lifestyle. This can sometimes become evident in the form of bitterness manifested as frequent bickering, street fights, and simple rudeness. The locals are accustomed or perhaps resigned to this behavior. For example, street fights seem break out wherever you look, and the passersby will pause on their bicycles and form a circle around the display. There are no catcalls or shouting, they simply appear appreciative of a break from the monotony.
The morning following the orchestra's final performance, was when the bravado of my bold decision to remain alone, began to seem more
and more foolish. I didn't speak a word of the language and had very little money. As the orchestra mounted the bus to the airport, it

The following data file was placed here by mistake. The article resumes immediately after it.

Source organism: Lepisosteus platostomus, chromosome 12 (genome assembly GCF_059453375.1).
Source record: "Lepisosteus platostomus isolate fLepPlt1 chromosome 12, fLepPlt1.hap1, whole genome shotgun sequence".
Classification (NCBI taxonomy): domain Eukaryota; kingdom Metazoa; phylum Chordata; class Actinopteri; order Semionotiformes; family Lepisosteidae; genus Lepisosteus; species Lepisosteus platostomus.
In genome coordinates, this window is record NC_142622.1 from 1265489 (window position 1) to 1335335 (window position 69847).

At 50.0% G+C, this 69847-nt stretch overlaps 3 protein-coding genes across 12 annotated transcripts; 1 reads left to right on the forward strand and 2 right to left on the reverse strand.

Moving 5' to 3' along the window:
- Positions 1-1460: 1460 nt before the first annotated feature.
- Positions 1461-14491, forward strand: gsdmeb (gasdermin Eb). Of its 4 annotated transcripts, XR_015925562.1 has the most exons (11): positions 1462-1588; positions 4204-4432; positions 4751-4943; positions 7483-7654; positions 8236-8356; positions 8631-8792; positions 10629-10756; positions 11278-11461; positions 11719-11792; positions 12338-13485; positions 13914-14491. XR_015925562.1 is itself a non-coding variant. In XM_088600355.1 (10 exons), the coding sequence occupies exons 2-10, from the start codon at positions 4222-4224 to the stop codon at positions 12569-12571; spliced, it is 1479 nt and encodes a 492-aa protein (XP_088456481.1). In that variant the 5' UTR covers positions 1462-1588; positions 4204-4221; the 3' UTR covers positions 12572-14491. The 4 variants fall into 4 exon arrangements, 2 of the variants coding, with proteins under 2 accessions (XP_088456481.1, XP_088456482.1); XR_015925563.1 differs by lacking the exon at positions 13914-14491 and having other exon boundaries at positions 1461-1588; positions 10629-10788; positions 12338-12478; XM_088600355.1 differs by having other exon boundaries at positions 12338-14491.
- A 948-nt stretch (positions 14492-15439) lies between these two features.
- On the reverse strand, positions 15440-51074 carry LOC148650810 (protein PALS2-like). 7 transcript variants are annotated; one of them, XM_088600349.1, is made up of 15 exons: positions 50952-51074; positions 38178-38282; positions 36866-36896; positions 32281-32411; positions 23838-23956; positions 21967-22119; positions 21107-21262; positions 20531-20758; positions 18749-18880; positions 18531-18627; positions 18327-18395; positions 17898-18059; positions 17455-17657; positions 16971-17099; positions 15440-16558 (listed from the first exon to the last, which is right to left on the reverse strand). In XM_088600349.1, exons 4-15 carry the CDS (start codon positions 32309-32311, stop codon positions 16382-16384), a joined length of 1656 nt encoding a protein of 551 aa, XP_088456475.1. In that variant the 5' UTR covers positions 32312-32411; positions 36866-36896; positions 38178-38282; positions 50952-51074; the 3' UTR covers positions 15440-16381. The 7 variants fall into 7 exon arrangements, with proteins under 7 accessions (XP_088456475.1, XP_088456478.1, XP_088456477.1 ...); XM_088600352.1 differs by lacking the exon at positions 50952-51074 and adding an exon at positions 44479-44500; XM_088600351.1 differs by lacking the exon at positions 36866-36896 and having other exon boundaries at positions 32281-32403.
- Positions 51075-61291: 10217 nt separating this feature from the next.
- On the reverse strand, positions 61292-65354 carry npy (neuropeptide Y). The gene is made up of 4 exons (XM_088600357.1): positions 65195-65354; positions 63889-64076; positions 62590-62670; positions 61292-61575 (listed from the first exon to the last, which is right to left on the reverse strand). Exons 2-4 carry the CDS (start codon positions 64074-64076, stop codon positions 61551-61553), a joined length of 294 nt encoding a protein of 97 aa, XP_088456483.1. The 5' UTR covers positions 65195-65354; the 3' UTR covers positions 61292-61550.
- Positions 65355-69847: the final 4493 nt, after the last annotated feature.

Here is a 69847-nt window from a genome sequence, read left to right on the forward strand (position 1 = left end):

occurred to me that I still had no idea of where I was going to stay that night.
The bus pulled out of the lot with the entire orchestra staring and waving at
my forlorn figure, most of them doubtless, shaking their heads in sympathetic
disbelief. I pulled out a tattered piece of scrap paper given to me by one of
our guides, and handed the Mandarin lettering to a muttering taxi driver who
shook his head disapprovingly before waving at me impatiently to get in.
I think Lonely Planet best summed my initial sentiments. The chapter
entitled "Coping With China" began with the sentence, "The best
way of coping with China
is to leave early." (Note: That sentence was removed from subsequent editions). That night, I stayed in the most sordid and unclean
conditions that I have yet experienced and likely ever will. For China,
however, it was quite standard. Beijing
does have its high-rise five star hotels, but they were well out of reach of
student travelers on shoestring budgets. Still, the misery of low-quality
living had one positive and highly significant consequence. Travelers bonded